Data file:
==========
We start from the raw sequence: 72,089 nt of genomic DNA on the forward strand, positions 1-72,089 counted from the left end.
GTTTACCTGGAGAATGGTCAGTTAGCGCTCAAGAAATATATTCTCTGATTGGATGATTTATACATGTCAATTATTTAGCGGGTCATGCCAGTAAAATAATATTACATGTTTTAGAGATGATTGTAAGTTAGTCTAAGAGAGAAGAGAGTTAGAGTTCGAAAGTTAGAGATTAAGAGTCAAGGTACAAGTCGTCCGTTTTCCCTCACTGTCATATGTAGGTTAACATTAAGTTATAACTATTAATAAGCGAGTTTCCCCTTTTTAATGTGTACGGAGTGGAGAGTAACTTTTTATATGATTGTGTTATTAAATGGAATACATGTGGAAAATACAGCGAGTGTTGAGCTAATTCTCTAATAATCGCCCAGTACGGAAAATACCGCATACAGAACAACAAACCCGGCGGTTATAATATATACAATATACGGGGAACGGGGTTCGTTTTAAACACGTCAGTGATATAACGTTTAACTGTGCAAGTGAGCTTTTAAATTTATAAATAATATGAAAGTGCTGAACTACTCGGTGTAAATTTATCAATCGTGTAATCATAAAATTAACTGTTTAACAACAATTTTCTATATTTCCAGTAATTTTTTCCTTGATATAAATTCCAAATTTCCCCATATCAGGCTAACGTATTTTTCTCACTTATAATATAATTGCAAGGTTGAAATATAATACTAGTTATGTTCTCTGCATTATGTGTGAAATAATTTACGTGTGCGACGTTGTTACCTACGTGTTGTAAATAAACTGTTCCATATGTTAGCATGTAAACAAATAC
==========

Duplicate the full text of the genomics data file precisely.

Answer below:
We start from the raw sequence: 72,089 nt of genomic DNA on the forward strand, positions 1-72,089 counted from the left end.
GTTTACCTGGAGAATGGTCAGTTAGCGCTCAAGAAATATATTCTCTGATTGGATGATTTATACATGTCAATTATTTAGCGGGTCATGCCAGTAAAATAATATTACATGTTTTAGAGATGATTGTAAGTTAGTCTAAGAGAGAAGAGAGTTAGAGTTCGAAAGTTAGAGATTAAGAGTCAAGGTACAAGTCGTCCGTTTTCCCTCACTGTCATATGTAGGTTAACATTAAGTTATAACTATTAATAAGCGAGTTTCCCCTTTTTAATGTGTACGGAGTGGAGAGTAACTTTTTATATGATTGTGTTATTAAATGGAATACATGTGGAAAATACAGCGAGTGTTGAGCTAATTCTCTAATAATCGCCCAGTACGGAAAATACCGCATACAGAACAACAAACCCGGCGGTTATAATATATACAATATACGGGGAACGGGGTTCGTTTTAAACACGTCAGTGATATAACGTTTAACTGTGCAAGTGAGCTTTTAAATTTATAAATAATATGAAAGTGCTGAACTACTCGGTGTAAATTTATCAATCGTGTAATCATAAAATTAACTGTTTAACAACAATTTTCTATATTTCCAGTAATTTTTTCCTTGATATAAATTCCAAATTTCCCCATATCAGGCTAACGTATTTTTCTCACTTATAATATAATTGCAAGGTTGAAATATAATACTAGTTATGTTCTCTGCATTATGTGTGAAATAATTTACGTGTGCGACGTTGTTACCTACGTGTTGTAAATAAACTGTTCCATATGTTAGCATGTAAACAAATAC